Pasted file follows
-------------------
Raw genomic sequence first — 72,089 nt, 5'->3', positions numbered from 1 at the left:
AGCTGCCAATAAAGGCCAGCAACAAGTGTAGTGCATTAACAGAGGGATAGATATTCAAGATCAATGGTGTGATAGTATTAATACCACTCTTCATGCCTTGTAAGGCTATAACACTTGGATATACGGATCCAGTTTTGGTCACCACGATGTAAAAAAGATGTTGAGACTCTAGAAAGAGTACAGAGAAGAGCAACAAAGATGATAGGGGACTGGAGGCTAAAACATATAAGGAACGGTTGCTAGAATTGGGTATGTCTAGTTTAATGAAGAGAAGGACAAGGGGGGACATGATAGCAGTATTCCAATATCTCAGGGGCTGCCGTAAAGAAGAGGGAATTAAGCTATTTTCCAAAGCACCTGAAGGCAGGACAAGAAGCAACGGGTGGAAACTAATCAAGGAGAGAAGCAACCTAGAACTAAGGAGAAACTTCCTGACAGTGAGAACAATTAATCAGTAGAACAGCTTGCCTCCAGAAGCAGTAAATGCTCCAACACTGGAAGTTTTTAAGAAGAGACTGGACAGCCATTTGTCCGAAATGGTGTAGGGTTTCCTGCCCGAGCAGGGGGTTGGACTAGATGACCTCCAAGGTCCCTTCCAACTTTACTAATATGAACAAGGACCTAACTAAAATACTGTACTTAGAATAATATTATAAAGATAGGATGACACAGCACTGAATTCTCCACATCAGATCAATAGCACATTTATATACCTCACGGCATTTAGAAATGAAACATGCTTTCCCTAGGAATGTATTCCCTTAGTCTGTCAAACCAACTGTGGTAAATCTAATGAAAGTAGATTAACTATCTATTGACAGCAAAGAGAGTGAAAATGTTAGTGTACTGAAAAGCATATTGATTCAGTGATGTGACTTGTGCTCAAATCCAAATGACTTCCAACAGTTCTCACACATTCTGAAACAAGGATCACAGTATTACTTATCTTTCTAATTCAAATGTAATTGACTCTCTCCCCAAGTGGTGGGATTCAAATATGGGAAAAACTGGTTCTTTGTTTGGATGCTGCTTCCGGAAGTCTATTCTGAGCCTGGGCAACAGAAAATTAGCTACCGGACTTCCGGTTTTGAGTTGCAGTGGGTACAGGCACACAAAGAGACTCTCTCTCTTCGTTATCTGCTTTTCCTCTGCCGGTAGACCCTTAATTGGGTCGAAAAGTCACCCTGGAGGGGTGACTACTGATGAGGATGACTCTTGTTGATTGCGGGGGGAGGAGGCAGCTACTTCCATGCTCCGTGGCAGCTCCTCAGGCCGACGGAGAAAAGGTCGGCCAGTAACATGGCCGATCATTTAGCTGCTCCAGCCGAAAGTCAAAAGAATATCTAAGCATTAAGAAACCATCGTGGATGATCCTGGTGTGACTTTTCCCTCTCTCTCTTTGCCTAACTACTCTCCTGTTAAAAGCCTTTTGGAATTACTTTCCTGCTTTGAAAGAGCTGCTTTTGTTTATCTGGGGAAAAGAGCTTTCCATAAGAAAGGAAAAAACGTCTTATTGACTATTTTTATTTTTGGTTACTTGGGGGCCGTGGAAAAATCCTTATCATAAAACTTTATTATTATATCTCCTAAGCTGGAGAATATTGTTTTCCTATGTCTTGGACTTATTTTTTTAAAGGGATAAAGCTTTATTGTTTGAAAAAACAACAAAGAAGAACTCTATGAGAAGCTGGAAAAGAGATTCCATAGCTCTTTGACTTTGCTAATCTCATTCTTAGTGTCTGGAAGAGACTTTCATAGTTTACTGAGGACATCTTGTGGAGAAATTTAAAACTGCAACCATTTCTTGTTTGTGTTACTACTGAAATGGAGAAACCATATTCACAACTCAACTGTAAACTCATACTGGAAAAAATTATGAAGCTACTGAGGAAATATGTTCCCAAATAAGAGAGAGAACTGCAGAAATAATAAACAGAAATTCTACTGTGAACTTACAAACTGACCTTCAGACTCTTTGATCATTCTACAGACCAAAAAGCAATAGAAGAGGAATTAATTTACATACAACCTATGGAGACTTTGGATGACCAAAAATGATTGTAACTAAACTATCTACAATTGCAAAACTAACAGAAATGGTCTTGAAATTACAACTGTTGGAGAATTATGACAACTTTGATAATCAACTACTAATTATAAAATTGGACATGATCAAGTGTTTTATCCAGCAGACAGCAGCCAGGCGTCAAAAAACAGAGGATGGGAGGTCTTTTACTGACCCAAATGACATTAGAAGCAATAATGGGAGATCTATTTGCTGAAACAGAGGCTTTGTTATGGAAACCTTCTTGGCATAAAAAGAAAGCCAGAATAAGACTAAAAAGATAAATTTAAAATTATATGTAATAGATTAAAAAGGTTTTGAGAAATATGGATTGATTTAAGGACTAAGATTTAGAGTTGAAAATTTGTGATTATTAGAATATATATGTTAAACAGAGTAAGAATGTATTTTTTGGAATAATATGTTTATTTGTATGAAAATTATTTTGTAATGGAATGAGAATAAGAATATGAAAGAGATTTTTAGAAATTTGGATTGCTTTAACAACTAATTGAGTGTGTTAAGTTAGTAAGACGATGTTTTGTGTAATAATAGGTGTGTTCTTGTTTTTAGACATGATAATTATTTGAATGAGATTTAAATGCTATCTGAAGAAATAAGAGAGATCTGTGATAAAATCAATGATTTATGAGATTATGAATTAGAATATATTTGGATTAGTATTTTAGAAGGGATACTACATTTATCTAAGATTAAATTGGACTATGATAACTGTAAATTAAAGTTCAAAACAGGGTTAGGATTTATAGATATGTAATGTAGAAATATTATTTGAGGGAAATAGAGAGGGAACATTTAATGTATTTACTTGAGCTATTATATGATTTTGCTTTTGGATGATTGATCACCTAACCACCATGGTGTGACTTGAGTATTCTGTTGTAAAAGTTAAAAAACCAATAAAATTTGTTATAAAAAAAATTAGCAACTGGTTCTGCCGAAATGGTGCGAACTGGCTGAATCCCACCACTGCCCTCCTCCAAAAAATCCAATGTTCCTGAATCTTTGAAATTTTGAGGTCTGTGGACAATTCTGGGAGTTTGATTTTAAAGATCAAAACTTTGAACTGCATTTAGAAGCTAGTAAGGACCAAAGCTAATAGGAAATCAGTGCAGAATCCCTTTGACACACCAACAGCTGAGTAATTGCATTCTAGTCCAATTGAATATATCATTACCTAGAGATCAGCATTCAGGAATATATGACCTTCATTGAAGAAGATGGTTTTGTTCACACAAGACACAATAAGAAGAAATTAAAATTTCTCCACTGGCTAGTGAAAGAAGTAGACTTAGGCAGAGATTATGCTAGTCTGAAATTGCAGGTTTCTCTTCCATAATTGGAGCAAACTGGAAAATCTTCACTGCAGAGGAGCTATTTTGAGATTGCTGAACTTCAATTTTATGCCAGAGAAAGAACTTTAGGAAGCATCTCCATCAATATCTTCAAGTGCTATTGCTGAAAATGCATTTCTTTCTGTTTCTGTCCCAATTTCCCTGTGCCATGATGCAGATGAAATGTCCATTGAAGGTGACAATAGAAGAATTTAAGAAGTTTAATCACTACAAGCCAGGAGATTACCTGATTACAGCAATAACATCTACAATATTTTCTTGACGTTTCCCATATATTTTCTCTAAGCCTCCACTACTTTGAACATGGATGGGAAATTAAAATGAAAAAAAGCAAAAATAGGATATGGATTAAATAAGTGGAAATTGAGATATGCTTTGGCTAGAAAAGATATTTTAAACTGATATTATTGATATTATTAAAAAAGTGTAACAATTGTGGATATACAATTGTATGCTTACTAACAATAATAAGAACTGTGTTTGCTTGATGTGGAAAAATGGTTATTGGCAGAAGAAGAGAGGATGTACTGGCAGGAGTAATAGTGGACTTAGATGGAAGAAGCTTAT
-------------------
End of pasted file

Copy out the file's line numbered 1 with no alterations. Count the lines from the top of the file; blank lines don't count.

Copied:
Raw genomic sequence first — 72,089 nt, 5'->3', positions numbered from 1 at the left: